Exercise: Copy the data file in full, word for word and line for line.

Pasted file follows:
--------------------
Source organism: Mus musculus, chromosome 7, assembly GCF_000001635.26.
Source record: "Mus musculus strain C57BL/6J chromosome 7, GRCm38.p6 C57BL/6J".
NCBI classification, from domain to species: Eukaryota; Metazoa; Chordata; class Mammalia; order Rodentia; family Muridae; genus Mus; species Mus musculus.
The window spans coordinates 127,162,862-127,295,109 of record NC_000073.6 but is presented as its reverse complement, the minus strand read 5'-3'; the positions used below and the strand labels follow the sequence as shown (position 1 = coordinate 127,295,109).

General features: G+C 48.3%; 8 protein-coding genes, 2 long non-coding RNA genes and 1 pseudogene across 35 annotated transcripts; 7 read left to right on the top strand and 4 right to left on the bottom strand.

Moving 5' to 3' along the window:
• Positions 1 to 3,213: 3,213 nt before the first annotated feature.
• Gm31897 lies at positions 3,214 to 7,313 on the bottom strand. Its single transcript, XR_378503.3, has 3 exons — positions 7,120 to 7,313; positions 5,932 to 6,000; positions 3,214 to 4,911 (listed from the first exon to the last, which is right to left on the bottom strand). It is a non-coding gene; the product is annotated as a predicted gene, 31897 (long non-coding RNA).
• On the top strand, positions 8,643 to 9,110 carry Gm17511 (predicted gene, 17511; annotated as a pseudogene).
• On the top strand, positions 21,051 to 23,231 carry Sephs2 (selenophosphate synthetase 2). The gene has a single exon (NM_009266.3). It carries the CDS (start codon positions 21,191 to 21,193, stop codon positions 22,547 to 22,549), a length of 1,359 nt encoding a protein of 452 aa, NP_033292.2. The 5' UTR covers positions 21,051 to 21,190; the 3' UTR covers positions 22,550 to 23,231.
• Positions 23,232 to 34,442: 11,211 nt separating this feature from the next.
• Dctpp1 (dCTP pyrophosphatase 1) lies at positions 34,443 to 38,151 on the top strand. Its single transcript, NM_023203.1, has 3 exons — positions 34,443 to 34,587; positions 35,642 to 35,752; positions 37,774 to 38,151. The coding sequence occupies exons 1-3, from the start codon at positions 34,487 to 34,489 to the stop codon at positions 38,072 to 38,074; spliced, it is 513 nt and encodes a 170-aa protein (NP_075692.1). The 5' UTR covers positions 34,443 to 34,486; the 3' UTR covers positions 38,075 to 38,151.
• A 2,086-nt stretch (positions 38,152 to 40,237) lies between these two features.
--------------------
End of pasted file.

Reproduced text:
Source organism: Mus musculus, chromosome 7, assembly GCF_000001635.26.
Source record: "Mus musculus strain C57BL/6J chromosome 7, GRCm38.p6 C57BL/6J".
NCBI classification, from domain to species: Eukaryota; Metazoa; Chordata; class Mammalia; order Rodentia; family Muridae; genus Mus; species Mus musculus.
The window spans coordinates 127,162,862-127,295,109 of record NC_000073.6 but is presented as its reverse complement, the minus strand read 5'-3'; the positions used below and the strand labels follow the sequence as shown (position 1 = coordinate 127,295,109).

General features: G+C 48.3%; 8 protein-coding genes, 2 long non-coding RNA genes and 1 pseudogene across 35 annotated transcripts; 7 read left to right on the top strand and 4 right to left on the bottom strand.

Moving 5' to 3' along the window:
• Positions 1 to 3,213: 3,213 nt before the first annotated feature.
• Gm31897 lies at positions 3,214 to 7,313 on the bottom strand. Its single transcript, XR_378503.3, has 3 exons — positions 7,120 to 7,313; positions 5,932 to 6,000; positions 3,214 to 4,911 (listed from the first exon to the last, which is right to left on the bottom strand). It is a non-coding gene; the product is annotated as a predicted gene, 31897 (long non-coding RNA).
• On the top strand, positions 8,643 to 9,110 carry Gm17511 (predicted gene, 17511; annotated as a pseudogene).
• On the top strand, positions 21,051 to 23,231 carry Sephs2 (selenophosphate synthetase 2). The gene has a single exon (NM_009266.3). It carries the CDS (start codon positions 21,191 to 21,193, stop codon positions 22,547 to 22,549), a length of 1,359 nt encoding a protein of 452 aa, NP_033292.2. The 5' UTR covers positions 21,051 to 21,190; the 3' UTR covers positions 22,550 to 23,231.
• Positions 23,232 to 34,442: 11,211 nt separating this feature from the next.
• Dctpp1 (dCTP pyrophosphatase 1) lies at positions 34,443 to 38,151 on the top strand. Its single transcript, NM_023203.1, has 3 exons — positions 34,443 to 34,587; positions 35,642 to 35,752; positions 37,774 to 38,151. The coding sequence occupies exons 1-3, from the start codon at positions 34,487 to 34,489 to the stop codon at positions 38,072 to 38,074; spliced, it is 513 nt and encodes a 170-aa protein (NP_075692.1). The 5' UTR covers positions 34,443 to 34,486; the 3' UTR covers positions 38,075 to 38,151.
• A 2,086-nt stretch (positions 38,152 to 40,237) lies between these two features.